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This wine hardly needs an introduction in the Finger Lakes where it is universally considered the region’s best grape. One of the main differences at Shaw is the role of aging, which has been a component of the Riesling program since day one. Aging Riesling is extremely common in Europe and can bring out the depth and complexity of one of the world’s most versatile grapes.

Riesling (Road Block Reserve)
Year after year, Steve Shaw noticed that the block of Riesling closest to Route 14 tended to get botrytis. When you can’t beat ’em — make a wine out of it. This late-harvest style embraces the noble rot for an extra touch of complexity and a slightly higher RS.

Sauvignon Blanc
While many warmer wine regions have been producing this grape, Shaw looks to the varietal’s origin in the mid-climate region of Bordeaux. This wine is relatively rare in the Finger Lakes and can really surprise with its willingness to embrace acidity and depth.

This zippy and fun white hates the winter lows in upstate New York, but when healthy the vines produce a tremendous white wine that embraces the characteristics of the Finger Lakes region. Like in its native habitats in France and Germany, this varietal simply excels in a cool climate.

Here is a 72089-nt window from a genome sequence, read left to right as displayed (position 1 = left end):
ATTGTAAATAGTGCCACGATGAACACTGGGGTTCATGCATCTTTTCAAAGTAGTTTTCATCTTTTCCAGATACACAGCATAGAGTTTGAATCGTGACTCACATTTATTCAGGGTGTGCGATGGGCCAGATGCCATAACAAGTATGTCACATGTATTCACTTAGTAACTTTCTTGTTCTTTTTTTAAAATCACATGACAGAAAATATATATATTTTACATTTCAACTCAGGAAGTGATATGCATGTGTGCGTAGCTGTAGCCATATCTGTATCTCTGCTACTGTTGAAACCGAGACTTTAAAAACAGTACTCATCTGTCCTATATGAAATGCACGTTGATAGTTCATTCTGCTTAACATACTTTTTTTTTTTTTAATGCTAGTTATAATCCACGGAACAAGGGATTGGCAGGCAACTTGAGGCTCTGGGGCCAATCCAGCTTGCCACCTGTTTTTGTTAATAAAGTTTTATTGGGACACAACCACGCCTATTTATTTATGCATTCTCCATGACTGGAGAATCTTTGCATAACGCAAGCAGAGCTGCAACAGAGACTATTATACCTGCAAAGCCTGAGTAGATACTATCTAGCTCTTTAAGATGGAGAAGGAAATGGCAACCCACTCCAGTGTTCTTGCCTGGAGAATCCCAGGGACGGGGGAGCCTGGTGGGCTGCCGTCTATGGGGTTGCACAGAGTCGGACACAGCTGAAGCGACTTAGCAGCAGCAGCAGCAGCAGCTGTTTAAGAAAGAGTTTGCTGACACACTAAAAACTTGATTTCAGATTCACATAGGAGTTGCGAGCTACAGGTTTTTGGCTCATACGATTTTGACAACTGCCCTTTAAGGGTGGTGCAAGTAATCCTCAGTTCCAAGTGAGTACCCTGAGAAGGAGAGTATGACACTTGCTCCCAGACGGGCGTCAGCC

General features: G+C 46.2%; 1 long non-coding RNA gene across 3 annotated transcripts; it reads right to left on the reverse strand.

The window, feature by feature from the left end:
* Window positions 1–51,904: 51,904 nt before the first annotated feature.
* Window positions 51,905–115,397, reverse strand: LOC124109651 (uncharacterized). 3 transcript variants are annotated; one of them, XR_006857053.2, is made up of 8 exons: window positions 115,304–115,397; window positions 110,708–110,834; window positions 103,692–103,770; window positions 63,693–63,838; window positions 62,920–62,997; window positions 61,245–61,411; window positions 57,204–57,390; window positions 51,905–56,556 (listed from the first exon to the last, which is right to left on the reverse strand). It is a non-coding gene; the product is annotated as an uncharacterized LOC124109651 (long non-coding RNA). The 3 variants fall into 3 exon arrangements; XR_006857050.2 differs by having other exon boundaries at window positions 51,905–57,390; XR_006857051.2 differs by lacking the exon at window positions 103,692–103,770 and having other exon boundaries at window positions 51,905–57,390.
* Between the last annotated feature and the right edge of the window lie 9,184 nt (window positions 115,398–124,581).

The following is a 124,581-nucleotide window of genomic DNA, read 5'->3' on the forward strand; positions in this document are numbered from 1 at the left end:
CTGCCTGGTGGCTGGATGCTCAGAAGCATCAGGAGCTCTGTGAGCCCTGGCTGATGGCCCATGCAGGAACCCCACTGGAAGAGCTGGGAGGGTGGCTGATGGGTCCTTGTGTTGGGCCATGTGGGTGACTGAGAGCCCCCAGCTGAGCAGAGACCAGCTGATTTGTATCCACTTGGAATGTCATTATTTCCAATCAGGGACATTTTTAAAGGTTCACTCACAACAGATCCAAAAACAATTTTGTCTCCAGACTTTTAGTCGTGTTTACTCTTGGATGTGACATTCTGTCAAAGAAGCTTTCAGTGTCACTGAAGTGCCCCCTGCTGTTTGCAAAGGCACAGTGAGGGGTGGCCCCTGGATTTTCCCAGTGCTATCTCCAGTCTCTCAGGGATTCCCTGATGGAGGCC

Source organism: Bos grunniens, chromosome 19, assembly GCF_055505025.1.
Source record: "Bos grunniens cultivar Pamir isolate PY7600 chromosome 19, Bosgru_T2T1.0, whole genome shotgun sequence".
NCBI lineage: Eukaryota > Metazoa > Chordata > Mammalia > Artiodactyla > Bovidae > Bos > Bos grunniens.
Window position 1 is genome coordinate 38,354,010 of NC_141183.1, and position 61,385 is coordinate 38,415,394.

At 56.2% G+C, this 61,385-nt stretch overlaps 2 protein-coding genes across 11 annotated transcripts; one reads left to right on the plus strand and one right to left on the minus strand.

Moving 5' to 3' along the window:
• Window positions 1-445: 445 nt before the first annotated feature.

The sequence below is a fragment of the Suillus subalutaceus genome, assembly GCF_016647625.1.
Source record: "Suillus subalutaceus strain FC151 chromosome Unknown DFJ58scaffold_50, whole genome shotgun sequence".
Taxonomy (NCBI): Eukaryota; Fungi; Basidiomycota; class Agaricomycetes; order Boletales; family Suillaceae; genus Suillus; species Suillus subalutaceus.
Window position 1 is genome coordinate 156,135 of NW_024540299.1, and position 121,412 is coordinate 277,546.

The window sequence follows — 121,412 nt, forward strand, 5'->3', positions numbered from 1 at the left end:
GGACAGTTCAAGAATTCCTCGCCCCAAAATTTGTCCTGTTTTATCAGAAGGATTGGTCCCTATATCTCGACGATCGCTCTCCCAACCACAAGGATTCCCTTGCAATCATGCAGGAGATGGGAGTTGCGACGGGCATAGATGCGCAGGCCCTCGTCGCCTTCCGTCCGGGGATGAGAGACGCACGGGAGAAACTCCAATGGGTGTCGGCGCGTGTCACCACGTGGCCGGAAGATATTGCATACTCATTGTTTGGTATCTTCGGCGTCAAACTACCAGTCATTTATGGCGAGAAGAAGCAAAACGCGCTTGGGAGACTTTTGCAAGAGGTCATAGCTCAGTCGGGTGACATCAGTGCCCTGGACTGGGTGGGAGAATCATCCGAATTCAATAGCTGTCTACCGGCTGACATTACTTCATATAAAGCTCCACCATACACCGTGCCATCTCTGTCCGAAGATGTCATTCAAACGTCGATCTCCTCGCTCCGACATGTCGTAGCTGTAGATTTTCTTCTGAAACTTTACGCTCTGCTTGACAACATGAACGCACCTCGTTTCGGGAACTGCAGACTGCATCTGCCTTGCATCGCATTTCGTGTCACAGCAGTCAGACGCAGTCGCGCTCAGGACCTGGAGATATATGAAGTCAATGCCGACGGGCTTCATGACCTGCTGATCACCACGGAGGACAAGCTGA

Li Bella (Pinot Grigio)
This wine is made with an alternative label that has been successfully distributed to retailers throughout the greater New York region. However, the wine is made with the same exacting, handcrafted standards as all Shaw wine.

This was one of the early wines at Shaw, but the transition of vineyards meant that it went out of production for several years. The re-release of aged vintages of Chardonnay have been a big hit with consumers, and new plantings will signal the re-emergence of this varietal at Shaw.

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